We are always working on some foundation as we go into our Personal Mission Field. The grace of God came to us from those who knew Him before us, and it will spread from us to others who, in turn, will lead others to the knowledge of the Lord.

Which is why we do well to remember and appreciate what God has done throughout the course of history to bring the Gospel to successive generations of believers and to advance His Kingdom like a growing stone. We have much to learn from Christian leaders of the past. We have our own field to sow, cultivate, and harvest, and the more we can learn from the insights and examples of our forebears in the faith, the more we may expect God to work in and through us for His glory.

Every day, as we venture out into our Personal Mission Field, we either water seed we or others have previously sown, fertilize and nurture growing plants, pull out weeds and other harmful elements, or reap some fruit of our endeavors. Cultivate, sow, cultivate, reap. Lay a foundation and build on it. As Patrick worked his calling in Ireland so we must work ours, building on what God has already done in the lives of those to whom He sends us so that, as He is pleased, all may come to know Him, know Him better, or, at least, know of His love for them.

Give thanks to God for those who have gone before us in the faith. And pray that those who come after us will build on the work we have done to make disciples, build the Church, further the Kingdom, and glorify God in everything we do.

Fore Reflection
1. Who are the people who most “cultivated” your walk with the Lord? Give thanks to God for each one of them.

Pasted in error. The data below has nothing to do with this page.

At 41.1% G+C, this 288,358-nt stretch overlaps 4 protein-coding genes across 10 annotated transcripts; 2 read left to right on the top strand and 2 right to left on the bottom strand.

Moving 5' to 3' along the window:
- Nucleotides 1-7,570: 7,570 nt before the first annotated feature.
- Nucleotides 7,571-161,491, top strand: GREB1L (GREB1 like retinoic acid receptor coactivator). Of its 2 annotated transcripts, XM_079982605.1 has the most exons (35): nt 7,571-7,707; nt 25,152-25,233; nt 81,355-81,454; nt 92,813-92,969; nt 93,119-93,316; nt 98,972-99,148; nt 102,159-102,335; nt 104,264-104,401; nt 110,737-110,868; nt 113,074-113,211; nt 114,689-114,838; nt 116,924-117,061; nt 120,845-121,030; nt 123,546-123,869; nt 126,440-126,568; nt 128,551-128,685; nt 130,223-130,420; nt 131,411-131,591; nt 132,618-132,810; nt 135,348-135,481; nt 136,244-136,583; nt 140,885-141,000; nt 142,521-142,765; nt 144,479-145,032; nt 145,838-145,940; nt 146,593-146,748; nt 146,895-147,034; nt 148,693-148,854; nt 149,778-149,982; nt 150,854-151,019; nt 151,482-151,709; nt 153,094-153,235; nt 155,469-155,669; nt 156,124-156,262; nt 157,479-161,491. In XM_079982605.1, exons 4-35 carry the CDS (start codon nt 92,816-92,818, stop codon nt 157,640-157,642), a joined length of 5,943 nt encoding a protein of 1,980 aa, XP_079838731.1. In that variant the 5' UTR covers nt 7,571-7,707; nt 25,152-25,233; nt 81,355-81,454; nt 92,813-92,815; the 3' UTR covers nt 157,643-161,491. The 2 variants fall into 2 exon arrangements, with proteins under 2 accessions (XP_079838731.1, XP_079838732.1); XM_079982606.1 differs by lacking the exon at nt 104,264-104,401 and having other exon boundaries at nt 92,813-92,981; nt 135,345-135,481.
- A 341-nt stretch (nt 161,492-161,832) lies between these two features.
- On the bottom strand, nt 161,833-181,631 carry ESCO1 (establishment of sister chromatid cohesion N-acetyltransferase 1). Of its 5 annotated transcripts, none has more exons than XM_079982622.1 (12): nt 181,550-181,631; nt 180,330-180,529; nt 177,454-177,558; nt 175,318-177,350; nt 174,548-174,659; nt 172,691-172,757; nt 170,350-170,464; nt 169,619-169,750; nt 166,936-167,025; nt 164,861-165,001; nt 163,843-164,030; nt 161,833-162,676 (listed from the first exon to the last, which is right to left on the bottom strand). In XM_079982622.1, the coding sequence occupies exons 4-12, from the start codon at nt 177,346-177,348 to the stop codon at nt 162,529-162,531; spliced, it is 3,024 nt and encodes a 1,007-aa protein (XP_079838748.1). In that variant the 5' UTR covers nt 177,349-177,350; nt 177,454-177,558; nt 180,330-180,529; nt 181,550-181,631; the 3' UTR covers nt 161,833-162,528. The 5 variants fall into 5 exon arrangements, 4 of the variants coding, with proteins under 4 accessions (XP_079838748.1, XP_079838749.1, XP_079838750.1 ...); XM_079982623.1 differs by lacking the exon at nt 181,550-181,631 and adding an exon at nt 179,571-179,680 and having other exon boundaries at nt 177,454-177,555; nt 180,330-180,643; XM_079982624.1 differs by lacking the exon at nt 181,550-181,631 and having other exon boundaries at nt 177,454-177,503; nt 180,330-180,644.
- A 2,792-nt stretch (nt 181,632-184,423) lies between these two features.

2. Where will you sow, cultivate, or reap today? Pray that God will give you grace to do the work He has appointed to you.

Psalm 16.1-3 (All to Christ: Jesus Paid It All)
Preserve me, O my God; I refuge seek in You.
You alone are all my good, my LORD and Savior true!
Refrain v. 11
Make me know life’s way! Pleasures fill Your hand.
Fill my life with joy each day! Before Your face I stand.

The saints within the earth, majestic in their day,
delight me with the worth of all they do and say.

Thank You, Lord, for those who have gone before. Help me today as I…

T. M. Moore

Patrick’s Legacy
You can read more about the impact of Patrick’s ministry in our book, The Legacy of Patrick. Here you’ll learn how Patrick’s work has affected generations of Christians down to our own day. Order your copy by clicking here.

Support for Crosfigell comes from our faithful and generous God, who moves our readers to share financially in our work. If this article was helpful, please give Him thanks and praise.

And please prayerfully consider supporting The Fellowship of Ailbe with your prayers and gifts. You can contribute online, via PayPal or Anedot, or by sending a gift to The Fellowship of Ailbe, 103 Reynolds Lane, West Grove, PA 19390.

All Psalms for singing from The Ailbe Psalter. Scripture taken from the New King James Version. © Copyright 1982 by Thomas Nelson, Inc. Used by permission. All rights reserved.

[1] In Liam De Paor, Saint Patrick’s World (Notre Dame, London: University of Notre Dame Press, 1993), pp. 251, 252, 257.

T.M. Moore

T. M. Moore is principal of The Fellowship of Ailbe, a spiritual fellowship in the Celtic Christian tradition. He and his wife, Susie, make their home in the Champlain Valley of Vermont.
Books by T. M. Moore